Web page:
On the assumption that Mercury's craters were formed by the same populations of remnant planetary building blocks (planetesimals), asteroids, and comets that struck the Moon, the majority of the craters would have formed before and during an especially intense period of bombardment in the inner solar system, which on the other hand, would have formed before and during an especially intense period of bombardment in the outer solar system. The most likely time for this to have occurred is around 4 billion years ago.
The source region for these impacts was primarily within 20 degrees of the ecliptic, but with some contributions from outside this range. Most of the impacts came from beyond Earth's orbit, but some came from as close as 5 million km (3 million miles).
At first glance, the distribution of these impacts might lead one to believe that they were caused by two different populations of bodies - one responsible for most of the events between 4 and 1.5 billion years ago, and another population responsible for the remaining events up until today. However, closer examination of the data reveals that there is actually only one population of impacting body that changed over time. It's just that at different times in the past, when conditions were different, different parts of this population hit Mercury.
For example, if we look at the ages of the largest Mercury reservoirs, which are called maria, we find that they are mostly less than 500 million years old, with a few exceptions.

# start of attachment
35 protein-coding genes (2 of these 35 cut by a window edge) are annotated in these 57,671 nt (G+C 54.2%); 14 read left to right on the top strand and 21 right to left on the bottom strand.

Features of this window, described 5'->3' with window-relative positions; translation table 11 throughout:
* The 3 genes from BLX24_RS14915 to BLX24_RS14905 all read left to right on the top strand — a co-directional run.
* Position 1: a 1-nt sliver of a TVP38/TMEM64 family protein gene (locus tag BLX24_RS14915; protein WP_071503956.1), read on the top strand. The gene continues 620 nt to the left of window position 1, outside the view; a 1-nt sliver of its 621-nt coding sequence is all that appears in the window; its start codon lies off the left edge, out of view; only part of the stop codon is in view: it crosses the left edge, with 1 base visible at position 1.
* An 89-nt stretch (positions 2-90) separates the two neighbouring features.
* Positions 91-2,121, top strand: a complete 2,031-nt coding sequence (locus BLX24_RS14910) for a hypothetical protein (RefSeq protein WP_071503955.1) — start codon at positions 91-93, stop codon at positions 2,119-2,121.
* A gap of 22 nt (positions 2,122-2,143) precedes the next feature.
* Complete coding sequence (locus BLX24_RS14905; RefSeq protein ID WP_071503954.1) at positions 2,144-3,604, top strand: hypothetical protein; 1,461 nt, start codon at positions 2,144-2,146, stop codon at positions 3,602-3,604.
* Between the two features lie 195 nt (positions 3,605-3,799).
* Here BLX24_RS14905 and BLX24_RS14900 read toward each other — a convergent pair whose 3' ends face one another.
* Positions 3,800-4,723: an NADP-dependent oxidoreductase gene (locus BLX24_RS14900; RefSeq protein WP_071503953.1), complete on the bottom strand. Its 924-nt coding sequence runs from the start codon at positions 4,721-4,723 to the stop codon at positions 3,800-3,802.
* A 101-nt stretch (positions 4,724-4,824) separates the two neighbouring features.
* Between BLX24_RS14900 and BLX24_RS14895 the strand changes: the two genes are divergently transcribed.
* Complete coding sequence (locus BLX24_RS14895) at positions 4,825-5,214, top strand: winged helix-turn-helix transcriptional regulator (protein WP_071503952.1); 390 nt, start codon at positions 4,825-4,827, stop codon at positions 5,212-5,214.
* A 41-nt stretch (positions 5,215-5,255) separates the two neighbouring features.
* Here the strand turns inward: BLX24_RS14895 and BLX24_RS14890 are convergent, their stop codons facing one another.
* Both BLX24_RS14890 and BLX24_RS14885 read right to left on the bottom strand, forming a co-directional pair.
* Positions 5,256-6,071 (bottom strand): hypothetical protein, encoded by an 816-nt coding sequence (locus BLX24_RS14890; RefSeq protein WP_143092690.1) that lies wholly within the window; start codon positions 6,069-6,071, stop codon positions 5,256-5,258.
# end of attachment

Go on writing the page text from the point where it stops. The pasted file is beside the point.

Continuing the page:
Mercury's surface is similar to that of Earth's moon, with many impact craters caused by impacts with meteoroids and comets. The most prominent feature on Mercury's surface is Marius Hills, a group of large hills approximately 50 miles (80 km) across. They are formed from a mixture of rock types, including some that appear to be basalt under the surface. There are several smaller groups of hills on Mercury. Some of them may be volcanic in origin.
Like Earth, Mercury has a thin atmosphere composed of gases such as sulfur dioxide, oxygen, and carbon dioxide. However, because Mercury has no magnetic field, any particles thrown up into its atmosphere are likely to be lost forever. Thus, its atmosphere is very dense and almost completely covers the planet's surface.
The rest of Mercury remains invisible to radar because it too is made of iron and nickel, which are similar in composition to those of the earth's outer core. Although we can't see it, this solid inner core accounts for more than 95% of Mercury's mass.
In addition to these features, data from NASA's Messenger spacecraft indicate that there may be shallow layers of water ice beneath the surface in certain areas.
The Moon and Mercury Both bodies are devoid of liquid water, which would erode impact craters over time. They also lack an atmosphere, which might destroy meteoroids before they reach the surface on worlds like Earth and Venus. Old craters, on the other hand, can be degraded by fresh impact events. The most dramatic example is the North American continent, where millions of years of weathering has smoothed out much of the original evidence of ancient collisions.
On Earth, craters come in two main types: young and old. Young craters are formed by high-speed projectiles that hit with little erosion of their own. Old craters are formed by slower-moving objects that gouge out deep valleys and scour the sides of the crater floor.
The majority of craters on Earth are young. They're typically less than 10 million years old, a very short time in the scale of planetary geology. Because they were formed by sudden bursts of energy, they often contain bright material called spherules inside their walls. Spherules look like small, solid spheres that form when particles of dust or glass are vaporized by the heat of the impact and then condensed again at low temperature. They can be found inside some craters on Earth today.